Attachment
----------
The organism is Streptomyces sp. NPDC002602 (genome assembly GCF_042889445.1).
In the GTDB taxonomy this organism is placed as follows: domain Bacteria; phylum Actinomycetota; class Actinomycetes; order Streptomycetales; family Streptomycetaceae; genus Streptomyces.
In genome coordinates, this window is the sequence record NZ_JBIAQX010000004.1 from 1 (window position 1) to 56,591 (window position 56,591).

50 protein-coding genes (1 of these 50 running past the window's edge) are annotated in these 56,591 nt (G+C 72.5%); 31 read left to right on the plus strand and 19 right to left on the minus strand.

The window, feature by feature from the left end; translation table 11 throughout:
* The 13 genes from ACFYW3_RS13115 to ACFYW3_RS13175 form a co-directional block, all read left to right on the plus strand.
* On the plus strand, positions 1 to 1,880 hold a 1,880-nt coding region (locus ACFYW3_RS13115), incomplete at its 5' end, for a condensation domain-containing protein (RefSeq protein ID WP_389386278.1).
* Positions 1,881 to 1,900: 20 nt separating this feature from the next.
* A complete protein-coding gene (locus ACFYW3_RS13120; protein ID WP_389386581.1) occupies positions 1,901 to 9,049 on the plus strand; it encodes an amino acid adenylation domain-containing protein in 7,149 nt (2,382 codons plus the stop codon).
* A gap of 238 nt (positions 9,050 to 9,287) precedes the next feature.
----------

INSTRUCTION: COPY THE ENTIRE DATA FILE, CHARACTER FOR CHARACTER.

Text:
The organism is Streptomyces sp. NPDC002602 (genome assembly GCF_042889445.1).
In the GTDB taxonomy this organism is placed as follows: domain Bacteria; phylum Actinomycetota; class Actinomycetes; order Streptomycetales; family Streptomycetaceae; genus Streptomyces.
In genome coordinates, this window is the sequence record NZ_JBIAQX010000004.1 from 1 (window position 1) to 56,591 (window position 56,591).

50 protein-coding genes (1 of these 50 running past the window's edge) are annotated in these 56,591 nt (G+C 72.5%); 31 read left to right on the plus strand and 19 right to left on the minus strand.

The window, feature by feature from the left end; translation table 11 throughout:
* The 13 genes from ACFYW3_RS13115 to ACFYW3_RS13175 form a co-directional block, all read left to right on the plus strand.
* On the plus strand, positions 1 to 1,880 hold a 1,880-nt coding region (locus ACFYW3_RS13115), incomplete at its 5' end, for a condensation domain-containing protein (RefSeq protein ID WP_389386278.1).
* Positions 1,881 to 1,900: 20 nt separating this feature from the next.
* A complete protein-coding gene (locus ACFYW3_RS13120; protein ID WP_389386581.1) occupies positions 1,901 to 9,049 on the plus strand; it encodes an amino acid adenylation domain-containing protein in 7,149 nt (2,382 codons plus the stop codon).
* A gap of 238 nt (positions 9,050 to 9,287) precedes the next feature.